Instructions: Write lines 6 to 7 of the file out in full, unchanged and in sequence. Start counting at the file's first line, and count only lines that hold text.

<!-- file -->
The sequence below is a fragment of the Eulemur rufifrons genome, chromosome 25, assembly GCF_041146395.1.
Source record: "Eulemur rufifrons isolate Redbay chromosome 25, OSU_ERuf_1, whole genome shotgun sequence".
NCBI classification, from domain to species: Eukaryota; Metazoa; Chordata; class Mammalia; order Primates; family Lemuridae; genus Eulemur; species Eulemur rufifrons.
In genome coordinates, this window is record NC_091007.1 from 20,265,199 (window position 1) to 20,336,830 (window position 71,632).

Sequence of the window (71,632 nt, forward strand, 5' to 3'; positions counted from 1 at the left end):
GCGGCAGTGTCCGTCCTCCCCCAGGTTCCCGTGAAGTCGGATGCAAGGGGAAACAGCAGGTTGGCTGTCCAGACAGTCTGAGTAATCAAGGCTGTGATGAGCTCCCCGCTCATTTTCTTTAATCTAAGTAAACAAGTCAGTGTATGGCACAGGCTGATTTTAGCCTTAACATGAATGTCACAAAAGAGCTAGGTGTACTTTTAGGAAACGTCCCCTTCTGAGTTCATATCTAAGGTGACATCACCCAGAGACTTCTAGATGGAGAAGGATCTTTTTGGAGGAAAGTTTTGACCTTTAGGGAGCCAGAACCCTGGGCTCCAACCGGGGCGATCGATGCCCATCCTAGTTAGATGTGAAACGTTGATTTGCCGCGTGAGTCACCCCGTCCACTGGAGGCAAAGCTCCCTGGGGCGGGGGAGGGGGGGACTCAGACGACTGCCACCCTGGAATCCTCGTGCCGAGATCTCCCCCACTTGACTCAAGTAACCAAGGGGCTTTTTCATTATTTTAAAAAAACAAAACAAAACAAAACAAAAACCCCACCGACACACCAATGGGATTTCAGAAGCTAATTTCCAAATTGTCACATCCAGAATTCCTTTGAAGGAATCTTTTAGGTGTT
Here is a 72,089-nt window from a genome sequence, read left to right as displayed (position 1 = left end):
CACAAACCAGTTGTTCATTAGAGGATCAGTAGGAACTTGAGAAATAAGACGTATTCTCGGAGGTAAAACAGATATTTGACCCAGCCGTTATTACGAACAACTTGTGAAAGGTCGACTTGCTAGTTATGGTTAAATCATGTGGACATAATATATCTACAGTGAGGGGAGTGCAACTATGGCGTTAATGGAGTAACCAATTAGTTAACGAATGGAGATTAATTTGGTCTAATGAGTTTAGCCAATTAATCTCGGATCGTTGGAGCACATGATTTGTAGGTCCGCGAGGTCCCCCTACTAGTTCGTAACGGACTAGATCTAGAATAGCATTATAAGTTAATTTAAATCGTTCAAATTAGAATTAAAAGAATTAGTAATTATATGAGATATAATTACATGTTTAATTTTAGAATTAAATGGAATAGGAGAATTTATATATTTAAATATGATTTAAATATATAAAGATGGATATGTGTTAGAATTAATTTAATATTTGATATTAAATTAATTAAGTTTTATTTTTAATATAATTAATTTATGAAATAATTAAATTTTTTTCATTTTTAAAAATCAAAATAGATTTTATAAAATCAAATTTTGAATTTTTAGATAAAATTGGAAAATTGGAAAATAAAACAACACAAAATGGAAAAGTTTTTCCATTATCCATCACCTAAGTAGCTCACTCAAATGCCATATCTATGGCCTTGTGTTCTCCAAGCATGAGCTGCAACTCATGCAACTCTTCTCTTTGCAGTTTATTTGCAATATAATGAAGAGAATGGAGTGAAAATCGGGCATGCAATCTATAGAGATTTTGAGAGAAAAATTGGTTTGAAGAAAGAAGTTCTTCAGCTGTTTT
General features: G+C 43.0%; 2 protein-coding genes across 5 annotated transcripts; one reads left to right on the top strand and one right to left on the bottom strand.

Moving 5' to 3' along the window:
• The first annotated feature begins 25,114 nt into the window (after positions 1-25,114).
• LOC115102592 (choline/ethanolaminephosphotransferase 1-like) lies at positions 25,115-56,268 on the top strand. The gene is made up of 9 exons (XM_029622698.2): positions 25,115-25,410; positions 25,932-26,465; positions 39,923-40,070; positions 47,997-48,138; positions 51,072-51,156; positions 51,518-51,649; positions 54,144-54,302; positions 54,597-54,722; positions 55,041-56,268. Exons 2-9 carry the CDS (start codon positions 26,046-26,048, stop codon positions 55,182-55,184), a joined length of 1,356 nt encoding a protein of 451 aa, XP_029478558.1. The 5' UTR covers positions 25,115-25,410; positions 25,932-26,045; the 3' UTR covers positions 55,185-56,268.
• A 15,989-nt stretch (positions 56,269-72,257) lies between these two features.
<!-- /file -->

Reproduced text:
GCGGCAGTGTCCGTCCTCCCCCAGGTTCCCGTGAAGTCGGATGCAAGGGGAAACAGCAGGTTGGCTGTCCAGACAGTCTGAGTAATCAAGGCTGTGATGAGCTCCCCGCTCATTTTCTTTAATCTAAGTAAACAAGTCAGTGTATGGCACAGGCTGATTTTAGCCTTAACATGAATGTCACAAAAGAGCTAGGTGTACTTTTAGGAAACGTCCCCTTCTGAGTTCATATCTAAGGTGACATCACCCAGAGACTTCTAGATGGAGAAGGATCTTTTTGGAGGAAAGTTTTGACCTTTAGGGAGCCAGAACCCTGGGCTCCAACCGGGGCGATCGATGCCCATCCTAGTTAGATGTGAAACGTTGATTTGCCGCGTGAGTCACCCCGTCCACTGGAGGCAAAGCTCCCTGGGGCGGGGGAGGGGGGGACTCAGACGACTGCCACCCTGGAATCCTCGTGCCGAGATCTCCCCCACTTGACTCAAGTAACCAAGGGGCTTTTTCATTATTTTAAAAAAACAAAACAAAACAAAACAAAAACCCCACCGACACACCAATGGGATTTCAGAAGCTAATTTCCAAATTGTCACATCCAGAATTCCTTTGAAGGAATCTTTTAGGTGTT
Here is a 72,089-nt window from a genome sequence, read left to right as displayed (position 1 = left end):